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Other/Mixed Mountain Strong

Other strength modalities (e.g., Clubs), mixed strength modalities (e.g., combined kettlebell and barbell), other goals (flexibility)

offwidth

Level 9 Valued Member
@Tiger reached out to me and asked what I thought about starting a ‘Mountain Strong’ thread. Since there are a number of climbers and mountain athletes who participate on the forums here, I thought that it would be a great idea. Many of the SF and Hard Style training methods and philosophies are applicable to mountain athletes and other folks interested in going uphill. So if you have training questions, comments, advice, tips, or stories that pertain to being Mountain Strong then this is the thread for you.

I welcome all climbers, (even you boulderers and sport climbers) skiers, trail runners, and anyone else interested to join us in this thread.

I have been climbing (all disciplines) and engaged in mountain activities for over 4-1/2 decades
 

offwidth

Level 9 Valued Member
Recently been digesting the book Training for the New Alpinism by Steve House and am looking at how to smartly implement StrongFirst principles in with this.
This really is the gold standard for alpinists. Steve is one of the best out there.
And that's exactly one of the purposes of this thread; to integrate SF principles into mountain training.
 

LoneRider

Level 6 Valued Member
If nothing else it's forced me to pay attention to how much effort I expend in normal endurance work so I've been swallowing the dosage of humble to build a better aerobic base thanks to my heart rate monitor.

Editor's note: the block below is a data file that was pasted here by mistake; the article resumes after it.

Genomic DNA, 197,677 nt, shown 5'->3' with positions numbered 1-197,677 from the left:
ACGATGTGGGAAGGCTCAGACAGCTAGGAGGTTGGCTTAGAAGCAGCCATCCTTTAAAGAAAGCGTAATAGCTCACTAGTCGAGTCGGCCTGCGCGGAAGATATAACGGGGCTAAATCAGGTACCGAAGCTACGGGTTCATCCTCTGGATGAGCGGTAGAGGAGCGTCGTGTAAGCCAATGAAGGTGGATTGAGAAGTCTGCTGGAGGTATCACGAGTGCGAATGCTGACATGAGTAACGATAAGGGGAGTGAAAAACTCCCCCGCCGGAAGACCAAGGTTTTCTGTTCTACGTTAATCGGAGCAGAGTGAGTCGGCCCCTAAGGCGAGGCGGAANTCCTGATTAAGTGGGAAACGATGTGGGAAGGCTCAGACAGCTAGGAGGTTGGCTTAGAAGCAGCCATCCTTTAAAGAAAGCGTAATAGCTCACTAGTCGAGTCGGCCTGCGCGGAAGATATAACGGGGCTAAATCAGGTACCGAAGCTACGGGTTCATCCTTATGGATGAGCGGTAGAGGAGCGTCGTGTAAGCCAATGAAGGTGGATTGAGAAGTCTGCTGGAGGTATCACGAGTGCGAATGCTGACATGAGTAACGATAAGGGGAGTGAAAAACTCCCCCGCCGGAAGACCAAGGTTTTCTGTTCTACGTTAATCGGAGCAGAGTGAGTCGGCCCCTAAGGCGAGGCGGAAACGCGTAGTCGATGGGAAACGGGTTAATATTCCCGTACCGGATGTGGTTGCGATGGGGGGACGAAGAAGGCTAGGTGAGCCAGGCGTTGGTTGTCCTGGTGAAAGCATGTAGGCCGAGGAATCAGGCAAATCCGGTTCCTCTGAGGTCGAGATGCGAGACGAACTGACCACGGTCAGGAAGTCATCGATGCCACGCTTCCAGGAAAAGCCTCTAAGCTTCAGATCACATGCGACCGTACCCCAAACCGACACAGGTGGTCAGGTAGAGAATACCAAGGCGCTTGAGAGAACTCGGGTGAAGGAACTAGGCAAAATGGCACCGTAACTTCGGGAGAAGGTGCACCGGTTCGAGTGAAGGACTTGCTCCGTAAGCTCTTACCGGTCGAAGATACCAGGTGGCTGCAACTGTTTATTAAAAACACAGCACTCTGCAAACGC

Alactic and Aerobic training seems to tie in perfectly with a lot of Steve House's principles.
 

Tigger

Level 5 Valued Member
Here's an anecdote. I hit the Simple Standard after a few years on the couch, no climbing. Did a couple weeks at the Leap, did a Dolt run, and did not have a physical issue doing 4 days on the Nose. A super fun first run up El Cap. Simple Standard is legit GPP.

I've done ROP, but find mace work better transfer to the angles we get in climbing than kb pressing, especially once you start flowing.

Currently running Q&D for mitochondrial development, and planning on bouncing between Q&D, S&S, and A+A snatches seasonally. Gunning for Sinister. Rucking on some days off.

Finally, doing Steve Bechtal's (is he on here? he should be) 3/5/7 hangboard ladders on variety days with a twist: I do it as a suitcase walk with a Tension Block hangboard.
 

offwidth

Level 9 Valued Member
If nothing else it's forced me to pay attention to how much effort I expend in normal endurance work so I've been swallowing the dosage of humble to build a better aerobic base thanks to my heart rate monitor.

Alactic and Aerobic training seems to tie in perfectly with a lot of Steve House's principles.
Yes they do, but to be fair Scott Johnston should get a lot of the credit for the 'science' behind the training.